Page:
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RV owners can reap benefits of mortgage interest deduction

Sun., June 1, 2014

Eight years ago, I watched an elderly couple spend two long days clearing a fallen tree from the driveway of their vacation cabin. The giant hemlock made for terrific firewood but it was not worth the concern and anxiety of trekking 90 minutes from the warmth of their downtown condominium on a cold, windy late-spring weekend.

“We probably should have sold this place and bought an RV,’” the man said. “I no longer want to worry about the next tree coming through the kitchen roof. Besides, we want to do some traveling.”

What the couple did not know at the time is that the RV – letters now commonly used rather than the spelled-out recreational vehicle – also can qualify for the mortgage interest deduction as a second home. Two years later, they sold the cabin, bought an RV and have been driving it ever since.

According to the Internal Revenue Service, all “second homes” must be used as security of the loan and must have basic sleeping, cooking and toilet accommodations if the taxpayer wants to claim the mortgage interest deduction. Virtually all RV types – motorhomes, van campers, travel trailers, truck campers and even some folding camping trailers – are equipped with these facilities.

RV salespeople say the mortgage interest deduction has bolstered sales and that many of the people who are buying RVs now probably would have purchased vacation cabins a few years ago. According to the Recreation Vehicle Industry Association, more people are spending longer periods of time on the road – time often spent in a cabin.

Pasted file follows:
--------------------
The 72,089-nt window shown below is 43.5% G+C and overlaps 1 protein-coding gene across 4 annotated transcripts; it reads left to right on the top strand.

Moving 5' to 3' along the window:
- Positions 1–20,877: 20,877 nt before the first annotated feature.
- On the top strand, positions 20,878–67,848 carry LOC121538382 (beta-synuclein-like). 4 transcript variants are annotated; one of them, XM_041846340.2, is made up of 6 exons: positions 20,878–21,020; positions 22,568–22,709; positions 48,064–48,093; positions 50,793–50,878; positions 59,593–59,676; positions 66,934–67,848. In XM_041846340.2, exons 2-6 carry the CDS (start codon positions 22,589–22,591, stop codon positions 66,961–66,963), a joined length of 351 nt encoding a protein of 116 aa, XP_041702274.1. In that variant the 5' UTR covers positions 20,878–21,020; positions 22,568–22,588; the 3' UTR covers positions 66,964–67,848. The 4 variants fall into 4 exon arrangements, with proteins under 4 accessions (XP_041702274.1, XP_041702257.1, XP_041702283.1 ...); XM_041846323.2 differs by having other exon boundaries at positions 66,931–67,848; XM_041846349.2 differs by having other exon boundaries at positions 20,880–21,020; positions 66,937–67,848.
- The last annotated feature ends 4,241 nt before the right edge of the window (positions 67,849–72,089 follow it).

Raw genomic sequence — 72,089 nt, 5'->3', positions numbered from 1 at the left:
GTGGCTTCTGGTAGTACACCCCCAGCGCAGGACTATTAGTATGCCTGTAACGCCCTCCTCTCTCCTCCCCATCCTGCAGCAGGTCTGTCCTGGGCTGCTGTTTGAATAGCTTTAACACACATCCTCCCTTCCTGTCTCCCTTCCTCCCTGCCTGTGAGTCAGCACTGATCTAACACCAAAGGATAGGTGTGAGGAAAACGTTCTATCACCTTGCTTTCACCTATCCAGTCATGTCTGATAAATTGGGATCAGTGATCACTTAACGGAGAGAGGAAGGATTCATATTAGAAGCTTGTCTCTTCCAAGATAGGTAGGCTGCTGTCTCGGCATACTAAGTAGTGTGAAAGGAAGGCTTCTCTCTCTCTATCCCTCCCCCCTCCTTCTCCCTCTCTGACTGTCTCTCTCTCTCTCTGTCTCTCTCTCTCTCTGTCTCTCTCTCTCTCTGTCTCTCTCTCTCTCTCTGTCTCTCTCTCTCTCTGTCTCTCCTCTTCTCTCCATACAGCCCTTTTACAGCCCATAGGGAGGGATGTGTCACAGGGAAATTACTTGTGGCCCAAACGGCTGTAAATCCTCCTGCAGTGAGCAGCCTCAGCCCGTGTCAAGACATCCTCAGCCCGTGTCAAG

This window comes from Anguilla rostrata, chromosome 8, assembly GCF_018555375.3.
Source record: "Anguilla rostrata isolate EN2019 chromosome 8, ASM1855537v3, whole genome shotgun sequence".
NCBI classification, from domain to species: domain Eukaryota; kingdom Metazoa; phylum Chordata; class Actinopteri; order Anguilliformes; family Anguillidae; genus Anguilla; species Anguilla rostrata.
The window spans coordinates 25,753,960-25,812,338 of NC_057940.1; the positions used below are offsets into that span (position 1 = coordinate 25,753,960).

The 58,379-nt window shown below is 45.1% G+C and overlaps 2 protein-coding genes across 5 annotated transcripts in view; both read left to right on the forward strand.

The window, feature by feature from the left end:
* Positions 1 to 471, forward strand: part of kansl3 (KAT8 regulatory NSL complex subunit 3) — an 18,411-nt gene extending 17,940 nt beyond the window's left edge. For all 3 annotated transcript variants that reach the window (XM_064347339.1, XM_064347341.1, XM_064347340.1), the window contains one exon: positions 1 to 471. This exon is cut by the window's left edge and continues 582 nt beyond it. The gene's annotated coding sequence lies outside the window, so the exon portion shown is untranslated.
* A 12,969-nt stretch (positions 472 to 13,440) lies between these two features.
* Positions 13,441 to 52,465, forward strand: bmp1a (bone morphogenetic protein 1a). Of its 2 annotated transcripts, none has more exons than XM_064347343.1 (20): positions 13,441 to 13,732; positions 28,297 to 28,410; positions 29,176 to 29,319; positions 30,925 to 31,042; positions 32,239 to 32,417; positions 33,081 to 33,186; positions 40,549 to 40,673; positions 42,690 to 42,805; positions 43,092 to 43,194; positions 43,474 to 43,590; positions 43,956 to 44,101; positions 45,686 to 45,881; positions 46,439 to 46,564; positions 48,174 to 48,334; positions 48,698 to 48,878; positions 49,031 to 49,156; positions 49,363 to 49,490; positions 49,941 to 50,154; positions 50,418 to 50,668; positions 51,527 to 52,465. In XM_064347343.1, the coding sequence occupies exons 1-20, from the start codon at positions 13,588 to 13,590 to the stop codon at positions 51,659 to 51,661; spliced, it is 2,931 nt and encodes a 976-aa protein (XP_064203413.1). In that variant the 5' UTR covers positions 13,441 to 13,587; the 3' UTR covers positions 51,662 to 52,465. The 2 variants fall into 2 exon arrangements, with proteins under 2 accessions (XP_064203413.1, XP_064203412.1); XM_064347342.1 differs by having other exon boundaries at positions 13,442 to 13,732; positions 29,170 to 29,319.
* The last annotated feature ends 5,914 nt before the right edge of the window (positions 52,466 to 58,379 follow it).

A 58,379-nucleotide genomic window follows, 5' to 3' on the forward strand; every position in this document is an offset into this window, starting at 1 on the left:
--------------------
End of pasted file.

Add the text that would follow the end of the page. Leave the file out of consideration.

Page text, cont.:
The RVIA also notes that lenders are viewing RV buyers as reliable borrowers. Fewer than 2 percent of all RV loans are delinquent, the RVIA says, sparking lenders to extend RV loan terms and thus making monthly payments more affordable. The prices for RVs are all over the board. Some of the larger motorhomes easily crack the $350,000 plateau while some used, folding camp trailers can be purchased for less than $10,000.

Loan terms for new, large RVs typically range from 10-12 years, with some lenders willing to extend to 20 years. While many dealers offer their own in-house financing, RV loans can be obtained from credit unions, banks, savings and loans and finance companies. According to the RVIA, a majority of RV lenders require less than a 20 percent down payment while some are willing to accept less than 10 percent down.

Mortgage interest is deductible on federal income tax on two homes. (Some analysts call the guideline the “Congressmen’s rule” because lawmakers need residences in their home states and the nation’s capital). Although mortgage interest is not a dollar-for-dollar tax credit, it does reduce taxable income.

The IRS publishes two booklets that contain helpful information regarding the tax deductibility of loan interest. Copies of “Publication 936 – Home Interest Deduction” and “Publication 523 – Selling Your Home” are available by calling the IRS at (800) 829-3676.

And, there can be an investment side to an RV purchase. Depending upon time of year and area, dealers and rental outlets generally charge between $170-$250 a day for motorhomes and from $100-$120 a day for truck campers and travel trailers. Individuals who rent their units typically charge less.


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